Jon Stewart Discusses Apple Departure: No Censorship, But Divergent Goals

Jon Stewart Reflects on Creative Constraints at Apple.

by Nouman Rasool
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Jon Stewart Discusses Apple Departure: No Censorship, But Divergent Goals
© Mike Coppola/Getty Images

Jon Stewart's revealing discussion about his departure from Apple highlights the delicate balance of creative freedom and corporate interests in the entertainment industry. Stewart, who launched "The Problem with Jon Stewart" on Apple TV+ in 2021, shared candid insights on a recent episode of "The Town" podcast, discussed by Rolling Stone, about the underlying tensions that led to the show's cancellation after just two seasons.

Despite not facing direct censorship, Stewart expressed that working under a corporate umbrella like Apple inevitably led to compromises. "They didn't censor me, it wasn't about free speech," Stewart noted, reflecting on similar experiences even during his tenure at Comedy Central.

"The deal is I get to do what I want until it's going to hurt their beer sales or whatever it is they want to sell. And that's the deal we all make." The crux of the disagreement seemed to stem from an episode where Stewart interviewed economist Larry Summers.

The conversation, which delved into federal trade interests and corporate profits, included a pointed remark from Summers about Stewart's role at Apple. This led to a moment of tension, described vividly by Stewart: "We play the interview for the audience, they explode like we just hit a three-pointer at the buzzer.

The show ends, we go downstairs in full ‘Rudy' mode. The Apple executives walk into the dressing room afterwards with a look on their face and I was like ‘oh my God, did the factory explode, what happened?'"

Clashing Corporate Agendas

Stewart's recount of the executives' reaction and the subsequent discussions underscored a fundamental misalignment in objectives.

"And they go ‘are you going to use that Summers thing," Stewart continued. "We went back and forth for a couple of weeks before the show aired about that particular moment. It was then that I realized, ‘Oh, our aims don't align in any way.'

We're trying to make the best most insightful execution of the intention that we can make, but they're protecting a different agenda. And that's when I knew we were in trouble." Despite the fallout, Stewart harbors no resentment toward Apple.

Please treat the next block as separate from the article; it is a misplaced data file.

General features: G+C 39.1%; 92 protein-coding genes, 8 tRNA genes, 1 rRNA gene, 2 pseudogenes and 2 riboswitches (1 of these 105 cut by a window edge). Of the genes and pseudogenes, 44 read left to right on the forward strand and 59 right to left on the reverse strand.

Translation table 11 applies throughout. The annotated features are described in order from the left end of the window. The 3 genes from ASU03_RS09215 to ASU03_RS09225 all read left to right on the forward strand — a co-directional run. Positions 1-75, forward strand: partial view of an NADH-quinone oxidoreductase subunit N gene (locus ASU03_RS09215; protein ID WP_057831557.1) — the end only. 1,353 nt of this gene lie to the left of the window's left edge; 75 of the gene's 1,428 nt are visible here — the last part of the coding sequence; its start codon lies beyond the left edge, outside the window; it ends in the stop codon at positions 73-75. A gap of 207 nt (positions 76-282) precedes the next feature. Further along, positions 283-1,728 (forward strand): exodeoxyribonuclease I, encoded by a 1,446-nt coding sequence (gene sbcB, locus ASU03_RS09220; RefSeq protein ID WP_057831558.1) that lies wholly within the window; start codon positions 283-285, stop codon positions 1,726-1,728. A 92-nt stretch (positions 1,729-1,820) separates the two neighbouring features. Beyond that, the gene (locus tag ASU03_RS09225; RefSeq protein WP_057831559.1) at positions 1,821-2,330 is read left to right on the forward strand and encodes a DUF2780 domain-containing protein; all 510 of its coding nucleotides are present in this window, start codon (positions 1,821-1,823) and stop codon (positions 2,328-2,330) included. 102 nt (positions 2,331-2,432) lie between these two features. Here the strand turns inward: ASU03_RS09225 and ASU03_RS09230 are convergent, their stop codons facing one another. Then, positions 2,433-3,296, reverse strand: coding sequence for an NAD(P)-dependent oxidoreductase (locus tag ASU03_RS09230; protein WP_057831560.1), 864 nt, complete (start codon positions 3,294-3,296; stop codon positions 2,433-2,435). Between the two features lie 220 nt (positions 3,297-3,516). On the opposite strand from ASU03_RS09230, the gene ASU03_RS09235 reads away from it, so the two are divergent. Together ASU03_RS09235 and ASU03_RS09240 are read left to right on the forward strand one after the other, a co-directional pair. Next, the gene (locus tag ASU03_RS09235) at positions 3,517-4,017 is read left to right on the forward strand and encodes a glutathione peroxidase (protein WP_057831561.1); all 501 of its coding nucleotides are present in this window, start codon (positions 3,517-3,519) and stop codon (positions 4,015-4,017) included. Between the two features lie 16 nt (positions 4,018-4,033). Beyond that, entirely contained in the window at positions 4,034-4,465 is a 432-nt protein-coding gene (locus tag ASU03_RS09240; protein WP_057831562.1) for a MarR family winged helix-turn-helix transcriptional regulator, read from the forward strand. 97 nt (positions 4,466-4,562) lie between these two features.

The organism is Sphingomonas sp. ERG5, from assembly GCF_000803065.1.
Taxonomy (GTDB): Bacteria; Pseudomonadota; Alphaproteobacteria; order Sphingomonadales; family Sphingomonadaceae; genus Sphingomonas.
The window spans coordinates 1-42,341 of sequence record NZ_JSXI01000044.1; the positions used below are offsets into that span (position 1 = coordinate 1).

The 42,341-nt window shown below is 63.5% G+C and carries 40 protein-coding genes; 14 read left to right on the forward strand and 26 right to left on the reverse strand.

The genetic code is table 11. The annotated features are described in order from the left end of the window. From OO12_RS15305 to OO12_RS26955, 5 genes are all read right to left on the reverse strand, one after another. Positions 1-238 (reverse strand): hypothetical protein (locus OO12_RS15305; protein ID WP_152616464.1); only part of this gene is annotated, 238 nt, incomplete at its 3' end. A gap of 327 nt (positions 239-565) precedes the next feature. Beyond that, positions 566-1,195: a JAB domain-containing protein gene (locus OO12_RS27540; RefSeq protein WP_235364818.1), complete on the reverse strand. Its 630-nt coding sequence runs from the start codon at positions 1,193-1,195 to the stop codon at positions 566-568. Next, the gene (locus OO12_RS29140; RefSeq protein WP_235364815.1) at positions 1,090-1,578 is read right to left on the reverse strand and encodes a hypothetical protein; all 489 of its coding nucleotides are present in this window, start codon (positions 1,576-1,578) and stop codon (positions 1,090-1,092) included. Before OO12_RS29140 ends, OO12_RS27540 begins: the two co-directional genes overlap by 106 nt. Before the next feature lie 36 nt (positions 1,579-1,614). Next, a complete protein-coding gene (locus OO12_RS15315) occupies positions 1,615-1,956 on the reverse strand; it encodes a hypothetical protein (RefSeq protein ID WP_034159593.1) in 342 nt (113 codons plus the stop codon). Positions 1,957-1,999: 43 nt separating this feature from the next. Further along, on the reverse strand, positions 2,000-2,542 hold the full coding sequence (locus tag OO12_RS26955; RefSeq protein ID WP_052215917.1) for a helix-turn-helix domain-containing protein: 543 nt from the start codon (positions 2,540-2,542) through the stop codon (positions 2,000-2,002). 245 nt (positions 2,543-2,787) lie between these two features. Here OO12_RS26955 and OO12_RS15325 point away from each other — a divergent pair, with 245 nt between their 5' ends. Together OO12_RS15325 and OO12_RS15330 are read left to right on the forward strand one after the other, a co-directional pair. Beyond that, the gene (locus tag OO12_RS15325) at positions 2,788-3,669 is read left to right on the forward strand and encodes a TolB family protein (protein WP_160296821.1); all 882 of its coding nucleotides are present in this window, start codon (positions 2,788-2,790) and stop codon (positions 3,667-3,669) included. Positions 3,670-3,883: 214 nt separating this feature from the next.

He acknowledged the corporate ethos that permeates many large companies, which often leads to a cautious approach in their operations. "There's a mantra we all have to remember: Corporations are pussies," he remarked, highlighting the inherent aversion to controversy that many content companies exhibit.

This sentiment was echoed in his experiences at Comedy Central, where despite the network's brand leaning towards provocation, the constant threat of advertiser boycotts loomed large. Stewart also mentioned a significant anecdote involving Lina Khan, chair of the Federal Trade Commission, underscoring Apple's cautious stance on sensitive topics.

"I wanted to have you on a podcast and Apple asked us not to do it," he told Khan during an interview on "The Daily Show," illustrating the extent of corporate oversight. In concluding his podcast appearance, Stewart shared that Apple's apprehensive approach extended even to discussions on artificial intelligence, an area he was discouraged from exploring.

Now back at Comedy Central hosting "The Daily Show" on Monday nights, Stewart continues to be a prominent voice in the intersection of media, technology, and societal issues, navigating the complex landscape of modern content creation.

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